Lecture 06: More on Objects

Overview

1. Finishing and Testing our Counter Object
2. Strange Arithmetic

Last Time

We will defined a Counter object!

• Internal state:
• store count as an int
• Instance methods:
• get count
• increment counter
• reset
• Constructor

Today

Finish and test the implementation!

Finished Implementation

public class Counter {
private int count;

// constructor defines how to initialize instance
public Counter () {
count = 0;
}

// getter method for count
public int getCount () {
return count;
}

// increment the counter
public void increment () {
count++;
}

// reset the counter
public void reset () {
count = 0;
}
}

How can we use the Counter?

Create an instance of the Counter class:

// create a Counter instance
Counter myCounter = new Counter();

// increment the counter: call instance method
myCounter.increment();

// print the current count
System.out.println("Current count: " + myCounter.getCount());

Why Make a Counter Class?

Couldn’t we have just used an int?

Reasons Counter is Preferable to int

1. Semantics. a Counter signals object is being used to count something
• an int could signify anything!
2. Safety. a Counter restricts the operations
• cannot do something accidentally that would mess up count
3. Separate implementation from interface.
• can change implementation without affecting code that uses counter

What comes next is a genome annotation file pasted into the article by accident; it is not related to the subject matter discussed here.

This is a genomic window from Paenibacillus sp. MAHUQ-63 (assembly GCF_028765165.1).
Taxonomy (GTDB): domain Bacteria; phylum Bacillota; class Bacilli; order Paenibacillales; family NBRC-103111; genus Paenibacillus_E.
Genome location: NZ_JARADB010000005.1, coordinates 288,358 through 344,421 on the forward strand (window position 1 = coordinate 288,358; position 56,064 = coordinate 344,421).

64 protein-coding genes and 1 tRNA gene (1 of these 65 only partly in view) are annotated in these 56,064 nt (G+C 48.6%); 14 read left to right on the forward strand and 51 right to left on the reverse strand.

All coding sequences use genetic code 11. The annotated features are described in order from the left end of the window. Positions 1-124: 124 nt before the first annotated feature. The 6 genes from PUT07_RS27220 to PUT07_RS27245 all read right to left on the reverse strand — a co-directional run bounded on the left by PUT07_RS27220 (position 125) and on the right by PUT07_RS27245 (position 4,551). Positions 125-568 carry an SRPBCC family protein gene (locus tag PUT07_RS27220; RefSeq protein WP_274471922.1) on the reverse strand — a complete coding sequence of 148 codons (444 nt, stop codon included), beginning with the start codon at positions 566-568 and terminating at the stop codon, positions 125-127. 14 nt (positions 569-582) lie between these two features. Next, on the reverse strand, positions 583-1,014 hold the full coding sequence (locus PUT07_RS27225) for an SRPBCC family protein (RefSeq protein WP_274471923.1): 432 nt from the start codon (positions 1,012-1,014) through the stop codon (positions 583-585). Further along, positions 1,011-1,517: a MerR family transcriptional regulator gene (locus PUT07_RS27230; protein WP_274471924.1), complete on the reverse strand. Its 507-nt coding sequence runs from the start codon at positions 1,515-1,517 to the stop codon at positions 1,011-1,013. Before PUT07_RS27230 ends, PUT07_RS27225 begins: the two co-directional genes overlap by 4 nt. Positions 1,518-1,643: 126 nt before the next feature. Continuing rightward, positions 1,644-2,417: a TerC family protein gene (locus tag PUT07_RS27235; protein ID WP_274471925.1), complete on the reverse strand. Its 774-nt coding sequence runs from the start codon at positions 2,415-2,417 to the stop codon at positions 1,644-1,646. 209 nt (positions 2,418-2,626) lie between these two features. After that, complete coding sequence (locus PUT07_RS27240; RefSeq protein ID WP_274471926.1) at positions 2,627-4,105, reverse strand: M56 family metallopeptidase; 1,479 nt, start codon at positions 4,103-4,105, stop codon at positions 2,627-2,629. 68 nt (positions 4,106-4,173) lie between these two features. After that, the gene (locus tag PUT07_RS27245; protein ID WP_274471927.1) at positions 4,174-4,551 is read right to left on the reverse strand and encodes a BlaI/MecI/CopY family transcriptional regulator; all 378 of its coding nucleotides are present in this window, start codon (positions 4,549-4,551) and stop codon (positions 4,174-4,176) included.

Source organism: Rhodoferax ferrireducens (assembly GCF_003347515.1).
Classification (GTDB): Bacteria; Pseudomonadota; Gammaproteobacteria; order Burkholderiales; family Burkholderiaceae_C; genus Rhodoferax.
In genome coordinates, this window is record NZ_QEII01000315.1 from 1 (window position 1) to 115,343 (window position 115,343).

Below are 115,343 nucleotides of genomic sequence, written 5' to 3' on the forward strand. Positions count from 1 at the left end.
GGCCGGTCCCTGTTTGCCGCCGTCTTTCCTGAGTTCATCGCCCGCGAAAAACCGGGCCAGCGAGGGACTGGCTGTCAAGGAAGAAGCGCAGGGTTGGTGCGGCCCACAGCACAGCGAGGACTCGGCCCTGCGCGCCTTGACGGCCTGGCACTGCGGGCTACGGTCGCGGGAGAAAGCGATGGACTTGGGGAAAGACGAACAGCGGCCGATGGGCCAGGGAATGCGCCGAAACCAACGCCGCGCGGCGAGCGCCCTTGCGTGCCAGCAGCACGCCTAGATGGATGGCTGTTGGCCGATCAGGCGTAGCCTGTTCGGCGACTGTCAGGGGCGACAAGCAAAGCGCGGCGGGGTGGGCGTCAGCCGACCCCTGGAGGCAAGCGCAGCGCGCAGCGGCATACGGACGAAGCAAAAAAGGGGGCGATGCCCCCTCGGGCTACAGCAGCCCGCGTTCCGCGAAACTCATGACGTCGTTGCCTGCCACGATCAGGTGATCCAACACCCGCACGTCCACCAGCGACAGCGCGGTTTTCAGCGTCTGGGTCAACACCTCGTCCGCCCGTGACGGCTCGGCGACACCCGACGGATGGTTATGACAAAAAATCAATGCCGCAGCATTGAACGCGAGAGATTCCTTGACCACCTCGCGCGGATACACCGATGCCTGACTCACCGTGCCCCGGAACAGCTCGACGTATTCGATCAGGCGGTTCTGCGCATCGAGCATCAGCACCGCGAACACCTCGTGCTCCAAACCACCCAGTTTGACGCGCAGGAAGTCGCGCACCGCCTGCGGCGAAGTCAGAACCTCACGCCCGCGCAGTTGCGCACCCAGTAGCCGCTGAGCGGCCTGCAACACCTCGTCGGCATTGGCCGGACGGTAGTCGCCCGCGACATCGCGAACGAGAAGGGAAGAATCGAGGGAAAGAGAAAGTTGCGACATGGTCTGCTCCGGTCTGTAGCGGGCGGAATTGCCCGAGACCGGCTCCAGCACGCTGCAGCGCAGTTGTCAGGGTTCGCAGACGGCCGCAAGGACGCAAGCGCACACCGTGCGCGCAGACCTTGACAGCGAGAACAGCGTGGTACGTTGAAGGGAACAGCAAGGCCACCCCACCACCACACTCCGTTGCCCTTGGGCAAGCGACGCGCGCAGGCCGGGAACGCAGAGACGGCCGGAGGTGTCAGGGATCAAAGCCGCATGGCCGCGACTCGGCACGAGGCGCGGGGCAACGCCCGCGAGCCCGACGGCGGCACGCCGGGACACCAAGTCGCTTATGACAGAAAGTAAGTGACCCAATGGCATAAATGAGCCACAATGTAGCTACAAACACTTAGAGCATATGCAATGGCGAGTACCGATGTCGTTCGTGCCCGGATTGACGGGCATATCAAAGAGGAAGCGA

• can use Counter objects without knowledge of internal workings
4. Extensibility. can add functionality without affecting the code using Counter

Strange Arithmetic

Middle School Arithmetic

Given any positive integer $a$, we have

• $1 = \frac{a}{a} = a \cdot \frac 1 a.$

Writing the multiplication as repeated addition, we get

• $a \cdot \frac 1 a = \underset{a \text{ terms}}{\underbrace{\frac 1 a + \frac 1 a + \cdots + \frac 1 a}} = 1$

What does Java think of this?

Testing the Identity

Consider the following piece of code

int a = 10;
double recip = 1.0 / a;
double product = 0;

// add 1/a to itself a times
for (int i = 0; i < a; i++) {
product += recip;
}

Questions

1. What do you expect the value of product to be?
2. What is the value of product?
3. What should it be?

What happened?

Why?

Does it matter?

Worse arithmetic

Now consider an execution of the following code:

double one = product;
int iter = 50;
for (int i = 0; i < iter; i++) {
one = one * one;
}

Same Questions

1. What do you expect the value of power to be?
2. What is the value of power?
3. What should it be?

What is Going on Here?

• Our calculations that should all give a value of 1

• But can give values arbitrarily far from 1

• Why?
• How can we fix this?

Representation of floats/doubles

• Java represents floating point numbers (float and double) in binary
• For many fractional values, this behavior leads to round-off errors
• the number 1 / 10 does not have a finite binary expression, so it is rounded off
• when we perform more arithmetic operations, round-off error can add up to be (unacceptably) large!

How can we fix this problem?

How can we ensure that we have, for example,

• $$\frac 1 6 + \frac 1 6 + \frac 1 6 + \frac 1 6 + \frac 1 6 + \frac 1 6 = 1$$?

Increasing the precision of float and double won’t fix the problem!

(Maybe) better design?

Design a Fraction object to represent fractional values!

• Follow the link from class to work on a group activity

State of a Fraction Object

• What instance variables to store?

Next Time

We’ll write and test our Fraction class!